Unfortunately, concept was only a small part of the execution - for almost every set-piece in the final version of Uncharted 3, all of our departments spent hundreds of hours building and iterating on new art, new tech, and new design to make the sequences as enjoyable and edge-of-your-seat intense as we possibly could.

What do you personally look for when you're involved in a development like this?
Naughty Dog is filled with some of the most talented and motivated people in the industry.  Several of our employees have been working in games since I was a child, and for all of us, making the best game that we possibly can is an extreme passion. 
Day in and day out, we go into our studio, sit down at our desks, and push each other to better our art, our tools, our design, into something that we are all excited by.  It's one of the greatest feelings in the world when a set-piece comes together, usually last minute, and after dozens of hours of stressful work. 

What are you most proud of in Uncharted 3?
It's honestly difficult to say - I'm extremely proud of the story that Naughty Dog has instilled across this game, and the emotional journey the player will experience to receive it.  For my involvement personally, there were so many HUGE visual effects tasks - I'm so incredibly proud of the FX team and all of the crazy work we've done, from the fully dynamic stormy ocean and the rushing water simulations, to the French chateau burning down around Drake, to the subtle sand interactions while Drake stumbles around lost in the Rub a Khali desert - each had their own tremendous challenges and unique solutions. 

It sounds like a tough question, but what do you wish you could have included in it? And is there even something or did you get everything in you wanted?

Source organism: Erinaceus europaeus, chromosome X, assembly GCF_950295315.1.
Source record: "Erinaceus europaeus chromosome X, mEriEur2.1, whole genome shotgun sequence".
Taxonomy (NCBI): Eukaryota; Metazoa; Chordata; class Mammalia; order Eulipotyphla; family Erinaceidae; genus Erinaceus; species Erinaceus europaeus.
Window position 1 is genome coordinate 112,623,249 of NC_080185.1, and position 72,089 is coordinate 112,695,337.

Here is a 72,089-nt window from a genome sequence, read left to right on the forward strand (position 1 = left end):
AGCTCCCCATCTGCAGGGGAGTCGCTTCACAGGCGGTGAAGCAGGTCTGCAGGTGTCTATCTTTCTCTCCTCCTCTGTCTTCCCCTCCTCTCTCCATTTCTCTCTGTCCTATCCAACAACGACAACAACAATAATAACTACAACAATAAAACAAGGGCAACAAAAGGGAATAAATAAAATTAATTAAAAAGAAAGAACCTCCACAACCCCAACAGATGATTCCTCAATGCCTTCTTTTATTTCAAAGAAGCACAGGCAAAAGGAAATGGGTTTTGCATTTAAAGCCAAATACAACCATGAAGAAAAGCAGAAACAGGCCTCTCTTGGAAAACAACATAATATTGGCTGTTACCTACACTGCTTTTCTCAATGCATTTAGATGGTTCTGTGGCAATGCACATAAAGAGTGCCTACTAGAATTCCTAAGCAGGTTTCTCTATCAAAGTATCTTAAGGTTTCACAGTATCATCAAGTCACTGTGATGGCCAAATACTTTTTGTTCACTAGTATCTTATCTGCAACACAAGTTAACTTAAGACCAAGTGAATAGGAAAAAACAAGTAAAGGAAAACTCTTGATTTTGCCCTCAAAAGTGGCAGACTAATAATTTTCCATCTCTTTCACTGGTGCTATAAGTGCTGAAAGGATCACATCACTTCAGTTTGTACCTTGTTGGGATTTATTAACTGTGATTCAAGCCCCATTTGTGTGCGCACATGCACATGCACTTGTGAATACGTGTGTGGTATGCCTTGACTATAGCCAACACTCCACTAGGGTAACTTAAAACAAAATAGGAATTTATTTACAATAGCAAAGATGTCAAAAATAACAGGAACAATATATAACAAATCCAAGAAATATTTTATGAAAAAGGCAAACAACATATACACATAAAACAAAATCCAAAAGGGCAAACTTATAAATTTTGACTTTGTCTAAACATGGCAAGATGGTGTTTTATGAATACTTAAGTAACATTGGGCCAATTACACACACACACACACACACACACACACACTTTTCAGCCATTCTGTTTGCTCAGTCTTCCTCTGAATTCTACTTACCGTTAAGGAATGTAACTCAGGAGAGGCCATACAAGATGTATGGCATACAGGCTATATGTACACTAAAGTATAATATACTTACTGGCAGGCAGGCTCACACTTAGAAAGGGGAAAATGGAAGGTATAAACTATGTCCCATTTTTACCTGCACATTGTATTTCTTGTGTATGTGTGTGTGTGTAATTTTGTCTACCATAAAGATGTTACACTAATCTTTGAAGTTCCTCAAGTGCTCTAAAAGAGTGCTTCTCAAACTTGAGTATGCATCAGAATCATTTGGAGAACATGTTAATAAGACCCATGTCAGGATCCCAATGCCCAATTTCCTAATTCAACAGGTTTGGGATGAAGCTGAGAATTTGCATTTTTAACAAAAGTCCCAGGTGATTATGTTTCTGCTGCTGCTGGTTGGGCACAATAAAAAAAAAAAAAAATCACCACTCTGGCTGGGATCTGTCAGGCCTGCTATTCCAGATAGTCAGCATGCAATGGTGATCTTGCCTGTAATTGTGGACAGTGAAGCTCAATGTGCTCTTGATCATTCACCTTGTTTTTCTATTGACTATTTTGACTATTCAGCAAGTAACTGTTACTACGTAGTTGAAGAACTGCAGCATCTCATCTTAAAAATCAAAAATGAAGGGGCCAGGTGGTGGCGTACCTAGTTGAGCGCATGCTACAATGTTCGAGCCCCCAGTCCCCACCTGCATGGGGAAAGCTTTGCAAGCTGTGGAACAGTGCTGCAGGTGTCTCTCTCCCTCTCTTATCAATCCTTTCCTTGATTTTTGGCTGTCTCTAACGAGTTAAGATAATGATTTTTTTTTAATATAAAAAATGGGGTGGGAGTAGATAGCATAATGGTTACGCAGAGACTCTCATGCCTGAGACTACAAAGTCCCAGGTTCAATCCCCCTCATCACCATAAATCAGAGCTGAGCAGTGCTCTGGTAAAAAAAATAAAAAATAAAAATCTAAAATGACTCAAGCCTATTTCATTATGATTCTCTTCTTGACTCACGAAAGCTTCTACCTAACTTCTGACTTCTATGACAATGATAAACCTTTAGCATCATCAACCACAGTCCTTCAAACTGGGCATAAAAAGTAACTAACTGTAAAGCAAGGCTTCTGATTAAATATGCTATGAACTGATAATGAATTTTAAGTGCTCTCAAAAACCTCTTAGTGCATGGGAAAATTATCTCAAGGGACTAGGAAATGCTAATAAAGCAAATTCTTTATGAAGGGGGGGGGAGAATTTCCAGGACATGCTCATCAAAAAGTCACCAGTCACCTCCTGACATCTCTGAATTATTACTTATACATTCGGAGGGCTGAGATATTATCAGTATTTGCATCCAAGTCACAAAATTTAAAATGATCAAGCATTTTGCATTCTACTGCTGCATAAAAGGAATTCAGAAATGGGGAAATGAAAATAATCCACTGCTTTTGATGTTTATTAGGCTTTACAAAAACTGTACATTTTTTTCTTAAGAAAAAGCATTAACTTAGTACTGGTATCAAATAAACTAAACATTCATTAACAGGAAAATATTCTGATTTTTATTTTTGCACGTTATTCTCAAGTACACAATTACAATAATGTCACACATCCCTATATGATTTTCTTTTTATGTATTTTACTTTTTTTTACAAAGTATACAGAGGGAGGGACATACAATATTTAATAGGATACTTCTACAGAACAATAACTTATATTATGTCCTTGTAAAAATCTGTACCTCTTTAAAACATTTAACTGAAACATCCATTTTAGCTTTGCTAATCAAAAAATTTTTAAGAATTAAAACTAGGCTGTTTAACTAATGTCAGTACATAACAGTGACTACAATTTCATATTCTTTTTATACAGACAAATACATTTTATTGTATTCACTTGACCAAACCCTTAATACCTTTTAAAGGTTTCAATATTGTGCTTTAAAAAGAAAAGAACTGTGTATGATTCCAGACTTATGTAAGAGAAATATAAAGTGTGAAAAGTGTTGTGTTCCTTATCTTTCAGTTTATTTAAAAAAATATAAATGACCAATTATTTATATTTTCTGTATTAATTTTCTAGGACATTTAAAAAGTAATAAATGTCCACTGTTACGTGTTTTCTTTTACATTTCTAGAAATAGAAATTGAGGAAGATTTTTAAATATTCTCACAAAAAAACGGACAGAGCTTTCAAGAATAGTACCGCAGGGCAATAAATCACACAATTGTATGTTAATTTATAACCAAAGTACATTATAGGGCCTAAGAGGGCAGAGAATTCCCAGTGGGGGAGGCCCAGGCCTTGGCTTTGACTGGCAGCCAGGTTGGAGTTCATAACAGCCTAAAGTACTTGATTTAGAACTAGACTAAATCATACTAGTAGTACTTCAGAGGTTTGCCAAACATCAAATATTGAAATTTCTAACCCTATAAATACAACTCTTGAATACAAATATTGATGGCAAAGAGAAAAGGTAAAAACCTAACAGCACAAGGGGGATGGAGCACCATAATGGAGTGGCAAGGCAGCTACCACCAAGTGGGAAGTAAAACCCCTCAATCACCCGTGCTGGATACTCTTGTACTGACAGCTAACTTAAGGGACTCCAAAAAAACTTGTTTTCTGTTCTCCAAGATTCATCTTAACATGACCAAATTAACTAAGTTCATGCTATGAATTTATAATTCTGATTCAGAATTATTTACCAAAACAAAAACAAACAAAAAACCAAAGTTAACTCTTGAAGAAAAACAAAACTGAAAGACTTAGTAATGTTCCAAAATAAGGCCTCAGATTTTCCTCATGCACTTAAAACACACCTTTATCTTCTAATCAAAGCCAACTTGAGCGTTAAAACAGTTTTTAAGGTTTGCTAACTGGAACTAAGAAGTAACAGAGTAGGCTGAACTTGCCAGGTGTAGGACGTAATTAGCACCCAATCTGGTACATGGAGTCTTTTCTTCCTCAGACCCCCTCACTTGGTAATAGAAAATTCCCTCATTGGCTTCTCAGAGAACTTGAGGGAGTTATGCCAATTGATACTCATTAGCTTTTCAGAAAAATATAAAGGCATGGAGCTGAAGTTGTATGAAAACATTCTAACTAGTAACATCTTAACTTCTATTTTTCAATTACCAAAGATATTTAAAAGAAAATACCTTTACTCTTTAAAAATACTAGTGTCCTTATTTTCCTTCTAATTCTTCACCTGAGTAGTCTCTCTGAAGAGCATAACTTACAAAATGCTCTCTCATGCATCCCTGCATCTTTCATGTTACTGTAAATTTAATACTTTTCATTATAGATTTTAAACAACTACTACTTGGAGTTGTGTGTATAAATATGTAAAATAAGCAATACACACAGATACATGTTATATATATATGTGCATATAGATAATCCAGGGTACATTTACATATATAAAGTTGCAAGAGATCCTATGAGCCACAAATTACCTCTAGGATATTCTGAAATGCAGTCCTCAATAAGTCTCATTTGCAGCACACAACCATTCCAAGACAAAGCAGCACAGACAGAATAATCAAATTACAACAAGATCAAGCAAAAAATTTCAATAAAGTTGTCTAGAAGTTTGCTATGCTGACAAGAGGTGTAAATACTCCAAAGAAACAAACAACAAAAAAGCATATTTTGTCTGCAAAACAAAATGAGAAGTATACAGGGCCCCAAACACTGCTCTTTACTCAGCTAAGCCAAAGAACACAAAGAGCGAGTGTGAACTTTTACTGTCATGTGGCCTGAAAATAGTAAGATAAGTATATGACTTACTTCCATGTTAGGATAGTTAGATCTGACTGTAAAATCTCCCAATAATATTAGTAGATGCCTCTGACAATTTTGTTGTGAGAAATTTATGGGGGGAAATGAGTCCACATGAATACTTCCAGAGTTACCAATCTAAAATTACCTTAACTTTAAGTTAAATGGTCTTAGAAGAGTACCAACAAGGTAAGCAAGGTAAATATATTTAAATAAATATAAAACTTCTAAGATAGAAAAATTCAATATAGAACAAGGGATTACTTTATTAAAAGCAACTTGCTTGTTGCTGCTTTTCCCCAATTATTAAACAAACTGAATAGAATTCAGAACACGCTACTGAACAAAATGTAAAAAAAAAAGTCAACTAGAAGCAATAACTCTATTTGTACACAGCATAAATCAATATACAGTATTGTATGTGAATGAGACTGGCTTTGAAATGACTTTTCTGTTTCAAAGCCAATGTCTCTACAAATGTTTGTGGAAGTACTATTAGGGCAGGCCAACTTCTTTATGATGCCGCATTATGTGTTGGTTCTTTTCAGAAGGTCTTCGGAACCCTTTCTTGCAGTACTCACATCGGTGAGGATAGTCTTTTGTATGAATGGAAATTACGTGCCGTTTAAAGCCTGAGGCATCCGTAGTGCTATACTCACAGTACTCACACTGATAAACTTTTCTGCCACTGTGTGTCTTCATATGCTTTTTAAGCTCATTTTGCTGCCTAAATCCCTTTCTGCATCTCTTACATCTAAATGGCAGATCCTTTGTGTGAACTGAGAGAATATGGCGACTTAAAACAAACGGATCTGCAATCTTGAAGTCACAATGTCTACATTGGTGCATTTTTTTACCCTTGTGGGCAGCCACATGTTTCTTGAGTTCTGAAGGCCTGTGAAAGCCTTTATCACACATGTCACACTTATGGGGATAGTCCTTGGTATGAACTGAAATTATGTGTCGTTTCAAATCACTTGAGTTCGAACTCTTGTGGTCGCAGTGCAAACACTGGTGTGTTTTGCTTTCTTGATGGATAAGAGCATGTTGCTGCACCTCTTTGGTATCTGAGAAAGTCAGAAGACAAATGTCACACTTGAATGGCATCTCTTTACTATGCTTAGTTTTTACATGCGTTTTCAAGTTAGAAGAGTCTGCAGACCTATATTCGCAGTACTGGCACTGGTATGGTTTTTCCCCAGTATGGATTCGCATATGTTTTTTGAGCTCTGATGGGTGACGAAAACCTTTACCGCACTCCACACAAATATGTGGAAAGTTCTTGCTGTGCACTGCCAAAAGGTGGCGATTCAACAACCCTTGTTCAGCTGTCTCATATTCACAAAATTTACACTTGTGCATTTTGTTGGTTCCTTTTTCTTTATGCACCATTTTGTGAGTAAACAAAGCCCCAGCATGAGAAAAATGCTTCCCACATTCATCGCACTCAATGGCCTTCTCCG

It's always a painful process to cut ourselves off from adding more features, refining more art, and otherwise not letting go.  With this project in particular,  because we started off with so many crazy ideas, the entire development was about choosing and prioritizing where we truly wanted to spend our energy.  Every step of the way, we had to make the decision to let go of some tasks in order to properly support others, and even so, we were adding and polishing bits of the game up to the day we went Gold, and our bosses came by and said, "That's it, we can't change anything else!" 

It's almost cinematic in look and feel throughout how do you feel about comparisons to Indiana Jones for your lead character
Honestly, it's flattering - every movie, game, television show out there has to solve a lot of the same challenges that we do.  We love to look at their solutions and techniques to see what they're doing well, what they could improve, and what we can learn from their attempts. 
Making a cinematic game definitely means that we have to learn all the tricks from the film pros, and shift them to make them work within a game presentation.

There's also been talk of an Uncharted film - who would you like to see take the lead role and why?
Learning about the movie has been an odd experience for us at Naughty Dog - we're so far removed from the entire process, that we actually receive our information from the same news outlets that everyone else does. 
I honestly don't want to comment on who I'd like to see, but I do sincerely hope that the entire production doesn't push us into the very crowded group of video-game based movies that are super cheesy.  It's going to be very interested to see where it goes, and if they can successfully capture the experience that we've worked so hard to keep across the Uncharted franchise.  Fingers crossed!
What's next for you?
My career at Naughty Dog is far from over - its such a privilege for me to work with a studio that is so willing to spend time and energy advancing the entire industry, and is always ready to take creative risks. As for the Uncharted team, we only just finished up the game a few weeks ago, so we're all trying to relax and enjoy some time off.  We honestly don't know what we're going to be doing next. Whatever it is, we want to make absolutely sure that it's something completely worth our time and dedication, and hopefully worth playing!